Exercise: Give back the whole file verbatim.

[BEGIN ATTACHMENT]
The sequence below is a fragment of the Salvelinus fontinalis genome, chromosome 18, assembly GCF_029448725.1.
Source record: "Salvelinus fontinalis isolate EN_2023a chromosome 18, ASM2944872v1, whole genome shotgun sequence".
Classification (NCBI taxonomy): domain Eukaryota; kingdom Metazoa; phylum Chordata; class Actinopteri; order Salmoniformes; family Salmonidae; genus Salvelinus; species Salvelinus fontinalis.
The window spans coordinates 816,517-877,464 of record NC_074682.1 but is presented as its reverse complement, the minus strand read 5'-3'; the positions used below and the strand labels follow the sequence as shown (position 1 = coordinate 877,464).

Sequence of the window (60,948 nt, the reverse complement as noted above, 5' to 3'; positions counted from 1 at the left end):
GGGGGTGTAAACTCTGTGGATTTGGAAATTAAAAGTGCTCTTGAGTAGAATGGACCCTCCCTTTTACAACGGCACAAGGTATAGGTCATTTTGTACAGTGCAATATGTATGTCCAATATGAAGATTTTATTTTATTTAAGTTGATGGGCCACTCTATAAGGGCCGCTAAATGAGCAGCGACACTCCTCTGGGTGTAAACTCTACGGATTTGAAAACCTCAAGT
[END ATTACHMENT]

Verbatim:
The sequence below is a fragment of the Salvelinus fontinalis genome, chromosome 18, assembly GCF_029448725.1.
Source record: "Salvelinus fontinalis isolate EN_2023a chromosome 18, ASM2944872v1, whole genome shotgun sequence".
Classification (NCBI taxonomy): domain Eukaryota; kingdom Metazoa; phylum Chordata; class Actinopteri; order Salmoniformes; family Salmonidae; genus Salvelinus; species Salvelinus fontinalis.
The window spans coordinates 816,517-877,464 of record NC_074682.1 but is presented as its reverse complement, the minus strand read 5'-3'; the positions used below and the strand labels follow the sequence as shown (position 1 = coordinate 877,464).

Sequence of the window (60,948 nt, the reverse complement as noted above, 5' to 3'; positions counted from 1 at the left end):
GGGGGTGTAAACTCTGTGGATTTGGAAATTAAAAGTGCTCTTGAGTAGAATGGACCCTCCCTTTTACAACGGCACAAGGTATAGGTCATTTTGTACAGTGCAATATGTATGTCCAATATGAAGATTTTATTTTATTTAAGTTGATGGGCCACTCTATAAGGGCCGCTAAATGAGCAGCGACACTCCTCTGGGTGTAAACTCTACGGATTTGAAAACCTCAAGT